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Pitton & Farley,1810.


This picture is an embedded link to the Pitton and Farley parish council website.

The Bill was introduced on the 5th February 1810 and notes that there were “several open and common arable fields, Common Downs, Common Pasture and other Commonable lands” in the parish and Mr Chute and Mr Penruddocke Wyndham were appointed to over see the inclosure. Wyndham was a busy man as he was also overseeing the Bishopstone inclosure. The Commissioners were Richard Webb and, once again, William Jennings Jnr.

Pitton and Farley were chapelries of the main parish, Alderbury and the lord of the manor was the Dean and Chapter of Salisbury Cathedral. In practice the manor had been leased to the Earl of Ilchester, Henry Fox-Strangways although he also owned land in his own right. Overall some one thousand one hundred and thirty nine acres were inclosed. On the tithe map there is also one Ann Jennings a probable relation of William who was a landowner there as well.

The first entry for this inclosure came in May 1810.

9th May 1810

Pasting Paper for Pitton and Farley”

Pasting paper was a common occupation in the diaries up until 1838 when it is likely that he delegated the job to others. The main part of the survey did not take place until the end of the year however,

3rd September 1810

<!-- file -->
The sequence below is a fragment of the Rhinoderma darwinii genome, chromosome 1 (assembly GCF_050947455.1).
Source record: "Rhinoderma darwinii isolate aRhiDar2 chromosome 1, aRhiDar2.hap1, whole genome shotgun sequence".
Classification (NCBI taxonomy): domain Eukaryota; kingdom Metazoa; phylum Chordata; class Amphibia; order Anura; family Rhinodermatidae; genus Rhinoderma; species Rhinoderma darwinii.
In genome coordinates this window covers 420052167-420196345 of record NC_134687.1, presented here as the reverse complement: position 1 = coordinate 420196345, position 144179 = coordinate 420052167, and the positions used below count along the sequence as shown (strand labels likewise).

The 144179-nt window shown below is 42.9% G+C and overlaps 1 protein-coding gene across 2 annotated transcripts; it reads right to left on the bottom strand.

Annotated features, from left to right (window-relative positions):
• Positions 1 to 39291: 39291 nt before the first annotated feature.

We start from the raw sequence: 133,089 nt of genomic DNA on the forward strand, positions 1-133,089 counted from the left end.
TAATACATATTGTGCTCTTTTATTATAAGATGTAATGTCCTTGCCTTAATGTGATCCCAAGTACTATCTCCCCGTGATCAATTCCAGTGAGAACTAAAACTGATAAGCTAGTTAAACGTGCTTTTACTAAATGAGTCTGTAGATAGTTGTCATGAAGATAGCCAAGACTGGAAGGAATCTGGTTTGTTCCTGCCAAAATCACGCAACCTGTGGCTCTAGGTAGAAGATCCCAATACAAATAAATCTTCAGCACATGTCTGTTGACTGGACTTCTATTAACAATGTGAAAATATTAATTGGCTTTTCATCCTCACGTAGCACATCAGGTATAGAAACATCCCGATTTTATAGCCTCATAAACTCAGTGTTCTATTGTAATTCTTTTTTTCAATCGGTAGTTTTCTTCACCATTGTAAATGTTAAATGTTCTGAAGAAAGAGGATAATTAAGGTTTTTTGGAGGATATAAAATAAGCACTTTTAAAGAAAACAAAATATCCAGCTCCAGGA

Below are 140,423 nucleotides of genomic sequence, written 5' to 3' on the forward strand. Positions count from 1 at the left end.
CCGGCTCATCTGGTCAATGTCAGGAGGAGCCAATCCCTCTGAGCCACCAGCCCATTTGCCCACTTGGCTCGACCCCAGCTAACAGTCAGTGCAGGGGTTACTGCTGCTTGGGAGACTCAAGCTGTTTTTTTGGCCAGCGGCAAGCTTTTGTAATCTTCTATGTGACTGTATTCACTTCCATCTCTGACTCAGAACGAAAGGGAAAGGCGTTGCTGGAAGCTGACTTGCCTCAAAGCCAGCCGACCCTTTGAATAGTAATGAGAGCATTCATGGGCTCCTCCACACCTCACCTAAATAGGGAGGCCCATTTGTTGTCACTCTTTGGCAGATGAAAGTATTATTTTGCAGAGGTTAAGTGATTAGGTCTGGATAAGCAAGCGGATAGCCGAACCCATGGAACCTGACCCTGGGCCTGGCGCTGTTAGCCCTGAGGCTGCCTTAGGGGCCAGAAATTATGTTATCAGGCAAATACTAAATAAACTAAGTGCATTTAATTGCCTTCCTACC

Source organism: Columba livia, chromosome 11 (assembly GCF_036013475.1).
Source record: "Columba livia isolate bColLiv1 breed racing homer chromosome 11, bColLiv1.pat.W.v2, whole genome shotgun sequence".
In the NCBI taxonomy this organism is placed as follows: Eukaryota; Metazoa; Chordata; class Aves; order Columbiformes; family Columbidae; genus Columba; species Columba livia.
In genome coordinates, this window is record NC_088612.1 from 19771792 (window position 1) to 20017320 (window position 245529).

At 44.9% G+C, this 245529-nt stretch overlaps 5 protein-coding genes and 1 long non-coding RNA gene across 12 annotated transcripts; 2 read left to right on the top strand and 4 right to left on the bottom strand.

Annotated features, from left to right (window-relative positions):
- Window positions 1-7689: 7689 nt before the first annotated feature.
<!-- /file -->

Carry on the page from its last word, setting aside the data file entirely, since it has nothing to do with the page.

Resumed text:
Pitton and Farley Inclosure meeting The Spread Eagle #### 11 o’clock I did not attend this Meeting Bishopstone Map Scaling

24th October 1810

preparing to set off for Farley in the Evening

The next day he did indeed set off for Farley and sleeping at Salisbury and

26th October 1810

Arrived at Farley about 12 o /clock went round the bounds of the Manor

The next day he,

27th October 1810

Begun Measuring [fine weather] Thomas Parsons & Boy for the Chain

But then fell ill with a bad cold,

28th October 1810

At Farley Bad Cold never worked

29th October 1810

Out all day Measuring T Parsons and Levi Parsons as before – cold still very Bad

30th October 1810

Out all day Levi Parsons and his Cousin for Chain cold no better

31stOctober 1810

Out all day T Parsons & Levi again cold no better

The Parsons family owned land in the parish. It is not known who Levi was but there were two Thomas Parsons in the parish at the time of the tithe commutation in 1839. The first was a farmer born in 1776 and his son born in 1801. The reference to Thomas Parson and Boy indicates it was the older of the two who helped Martin. Meanwhile John seems to have got a bit better as between the 1st to 7th November he was “out all day” with no mention of his cold. It seems that Pitton and Farley was not particularly high up on the list of his priorities. He had not attended the meeting in September and was to miss another in November,

20th November 1810

Pitton and Farley Meeting at 10 o’clock I did not attend

This inclosure took over 9 years before the award was finally enrolled. It probably did not matter much to him but many inclosure acts stipulated that the Commissioners must complete the process within an agreed time scale. If they did not they would be penalised usually by a cut in the daily rate they were paid. An interesting foot note to this award is that those wishing to inspect the award should not pay more than one shilling.

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